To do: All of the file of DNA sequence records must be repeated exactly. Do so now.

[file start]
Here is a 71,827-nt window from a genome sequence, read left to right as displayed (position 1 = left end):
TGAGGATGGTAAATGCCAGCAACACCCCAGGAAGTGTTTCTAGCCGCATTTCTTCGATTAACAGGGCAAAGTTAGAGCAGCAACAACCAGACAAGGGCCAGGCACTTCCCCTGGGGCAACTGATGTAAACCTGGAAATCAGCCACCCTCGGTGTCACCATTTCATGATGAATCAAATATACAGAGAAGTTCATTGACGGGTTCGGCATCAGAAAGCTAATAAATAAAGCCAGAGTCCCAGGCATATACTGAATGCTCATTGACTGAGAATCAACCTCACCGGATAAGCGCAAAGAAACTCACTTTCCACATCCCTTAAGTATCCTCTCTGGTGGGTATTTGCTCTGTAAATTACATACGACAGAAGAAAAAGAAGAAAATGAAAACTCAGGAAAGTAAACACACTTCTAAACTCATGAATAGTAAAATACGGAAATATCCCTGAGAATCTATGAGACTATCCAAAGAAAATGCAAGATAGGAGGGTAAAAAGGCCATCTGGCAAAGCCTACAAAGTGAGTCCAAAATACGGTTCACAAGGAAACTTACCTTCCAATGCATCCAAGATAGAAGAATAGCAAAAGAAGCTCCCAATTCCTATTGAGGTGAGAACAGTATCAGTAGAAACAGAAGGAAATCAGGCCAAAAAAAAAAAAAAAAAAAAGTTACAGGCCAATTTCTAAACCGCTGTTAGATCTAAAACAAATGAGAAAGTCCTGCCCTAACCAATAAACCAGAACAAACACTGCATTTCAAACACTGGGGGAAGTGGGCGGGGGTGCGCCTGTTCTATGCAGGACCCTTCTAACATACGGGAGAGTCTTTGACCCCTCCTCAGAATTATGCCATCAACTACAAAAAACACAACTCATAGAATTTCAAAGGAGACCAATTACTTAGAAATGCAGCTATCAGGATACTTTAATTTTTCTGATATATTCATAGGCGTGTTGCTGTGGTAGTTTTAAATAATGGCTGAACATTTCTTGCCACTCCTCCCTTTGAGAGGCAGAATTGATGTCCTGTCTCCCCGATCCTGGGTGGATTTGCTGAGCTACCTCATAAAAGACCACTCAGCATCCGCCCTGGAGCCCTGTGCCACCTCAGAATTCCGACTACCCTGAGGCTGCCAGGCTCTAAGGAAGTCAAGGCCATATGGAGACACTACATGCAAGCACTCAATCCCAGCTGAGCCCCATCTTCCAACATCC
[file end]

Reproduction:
Here is a 71,827-nt window from a genome sequence, read left to right as displayed (position 1 = left end):
TGAGGATGGTAAATGCCAGCAACACCCCAGGAAGTGTTTCTAGCCGCATTTCTTCGATTAACAGGGCAAAGTTAGAGCAGCAACAACCAGACAAGGGCCAGGCACTTCCCCTGGGGCAACTGATGTAAACCTGGAAATCAGCCACCCTCGGTGTCACCATTTCATGATGAATCAAATATACAGAGAAGTTCATTGACGGGTTCGGCATCAGAAAGCTAATAAATAAAGCCAGAGTCCCAGGCATATACTGAATGCTCATTGACTGAGAATCAACCTCACCGGATAAGCGCAAAGAAACTCACTTTCCACATCCCTTAAGTATCCTCTCTGGTGGGTATTTGCTCTGTAAATTACATACGACAGAAGAAAAAGAAGAAAATGAAAACTCAGGAAAGTAAACACACTTCTAAACTCATGAATAGTAAAATACGGAAATATCCCTGAGAATCTATGAGACTATCCAAAGAAAATGCAAGATAGGAGGGTAAAAAGGCCATCTGGCAAAGCCTACAAAGTGAGTCCAAAATACGGTTCACAAGGAAACTTACCTTCCAATGCATCCAAGATAGAAGAATAGCAAAAGAAGCTCCCAATTCCTATTGAGGTGAGAACAGTATCAGTAGAAACAGAAGGAAATCAGGCCAAAAAAAAAAAAAAAAAAAAGTTACAGGCCAATTTCTAAACCGCTGTTAGATCTAAAACAAATGAGAAAGTCCTGCCCTAACCAATAAACCAGAACAAACACTGCATTTCAAACACTGGGGGAAGTGGGCGGGGGTGCGCCTGTTCTATGCAGGACCCTTCTAACATACGGGAGAGTCTTTGACCCCTCCTCAGAATTATGCCATCAACTACAAAAAACACAACTCATAGAATTTCAAAGGAGACCAATTACTTAGAAATGCAGCTATCAGGATACTTTAATTTTTCTGATATATTCATAGGCGTGTTGCTGTGGTAGTTTTAAATAATGGCTGAACATTTCTTGCCACTCCTCCCTTTGAGAGGCAGAATTGATGTCCTGTCTCCCCGATCCTGGGTGGATTTGCTGAGCTACCTCATAAAAGACCACTCAGCATCCGCCCTGGAGCCCTGTGCCACCTCAGAATTCCGACTACCCTGAGGCTGCCAGGCTCTAAGGAAGTCAAGGCCATATGGAGACACTACATGCAAGCACTCAATCCCAGCTGAGCCCCATCTTCCAACATCC